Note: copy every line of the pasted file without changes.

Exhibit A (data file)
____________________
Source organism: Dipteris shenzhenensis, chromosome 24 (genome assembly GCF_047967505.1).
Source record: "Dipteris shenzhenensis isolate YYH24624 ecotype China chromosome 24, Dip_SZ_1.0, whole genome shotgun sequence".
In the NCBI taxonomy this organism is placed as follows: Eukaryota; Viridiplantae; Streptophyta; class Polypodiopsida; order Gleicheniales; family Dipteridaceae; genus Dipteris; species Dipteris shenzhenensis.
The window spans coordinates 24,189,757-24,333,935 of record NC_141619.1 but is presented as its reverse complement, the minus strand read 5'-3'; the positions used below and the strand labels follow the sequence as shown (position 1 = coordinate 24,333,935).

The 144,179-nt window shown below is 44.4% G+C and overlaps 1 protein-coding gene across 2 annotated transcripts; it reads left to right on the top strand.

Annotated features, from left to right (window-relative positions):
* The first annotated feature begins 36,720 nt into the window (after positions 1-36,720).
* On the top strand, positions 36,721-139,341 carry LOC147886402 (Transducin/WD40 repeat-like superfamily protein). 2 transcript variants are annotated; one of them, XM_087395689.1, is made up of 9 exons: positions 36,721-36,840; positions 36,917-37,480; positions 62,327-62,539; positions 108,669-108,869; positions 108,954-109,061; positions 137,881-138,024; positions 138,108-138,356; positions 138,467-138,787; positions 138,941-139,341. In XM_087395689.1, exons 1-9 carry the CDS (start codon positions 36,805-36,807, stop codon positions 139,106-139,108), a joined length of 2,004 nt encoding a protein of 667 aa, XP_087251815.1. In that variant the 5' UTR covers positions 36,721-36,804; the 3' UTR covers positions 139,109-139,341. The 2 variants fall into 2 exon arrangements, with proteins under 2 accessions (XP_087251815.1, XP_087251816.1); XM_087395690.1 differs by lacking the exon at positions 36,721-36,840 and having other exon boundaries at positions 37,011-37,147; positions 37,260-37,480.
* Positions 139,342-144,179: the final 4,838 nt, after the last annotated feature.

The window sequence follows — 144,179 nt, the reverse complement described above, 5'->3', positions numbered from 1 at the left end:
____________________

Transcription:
Source organism: Dipteris shenzhenensis, chromosome 24 (genome assembly GCF_047967505.1).
Source record: "Dipteris shenzhenensis isolate YYH24624 ecotype China chromosome 24, Dip_SZ_1.0, whole genome shotgun sequence".
In the NCBI taxonomy this organism is placed as follows: Eukaryota; Viridiplantae; Streptophyta; class Polypodiopsida; order Gleicheniales; family Dipteridaceae; genus Dipteris; species Dipteris shenzhenensis.
The window spans coordinates 24,189,757-24,333,935 of record NC_141619.1 but is presented as its reverse complement, the minus strand read 5'-3'; the positions used below and the strand labels follow the sequence as shown (position 1 = coordinate 24,333,935).

The 144,179-nt window shown below is 44.4% G+C and overlaps 1 protein-coding gene across 2 annotated transcripts; it reads left to right on the top strand.

Annotated features, from left to right (window-relative positions):
* The first annotated feature begins 36,720 nt into the window (after positions 1-36,720).
* On the top strand, positions 36,721-139,341 carry LOC147886402 (Transducin/WD40 repeat-like superfamily protein). 2 transcript variants are annotated; one of them, XM_087395689.1, is made up of 9 exons: positions 36,721-36,840; positions 36,917-37,480; positions 62,327-62,539; positions 108,669-108,869; positions 108,954-109,061; positions 137,881-138,024; positions 138,108-138,356; positions 138,467-138,787; positions 138,941-139,341. In XM_087395689.1, exons 1-9 carry the CDS (start codon positions 36,805-36,807, stop codon positions 139,106-139,108), a joined length of 2,004 nt encoding a protein of 667 aa, XP_087251815.1. In that variant the 5' UTR covers positions 36,721-36,804; the 3' UTR covers positions 139,109-139,341. The 2 variants fall into 2 exon arrangements, with proteins under 2 accessions (XP_087251815.1, XP_087251816.1); XM_087395690.1 differs by lacking the exon at positions 36,721-36,840 and having other exon boundaries at positions 37,011-37,147; positions 37,260-37,480.
* Positions 139,342-144,179: the final 4,838 nt, after the last annotated feature.

The window sequence follows — 144,179 nt, the reverse complement described above, 5'->3', positions numbered from 1 at the left end: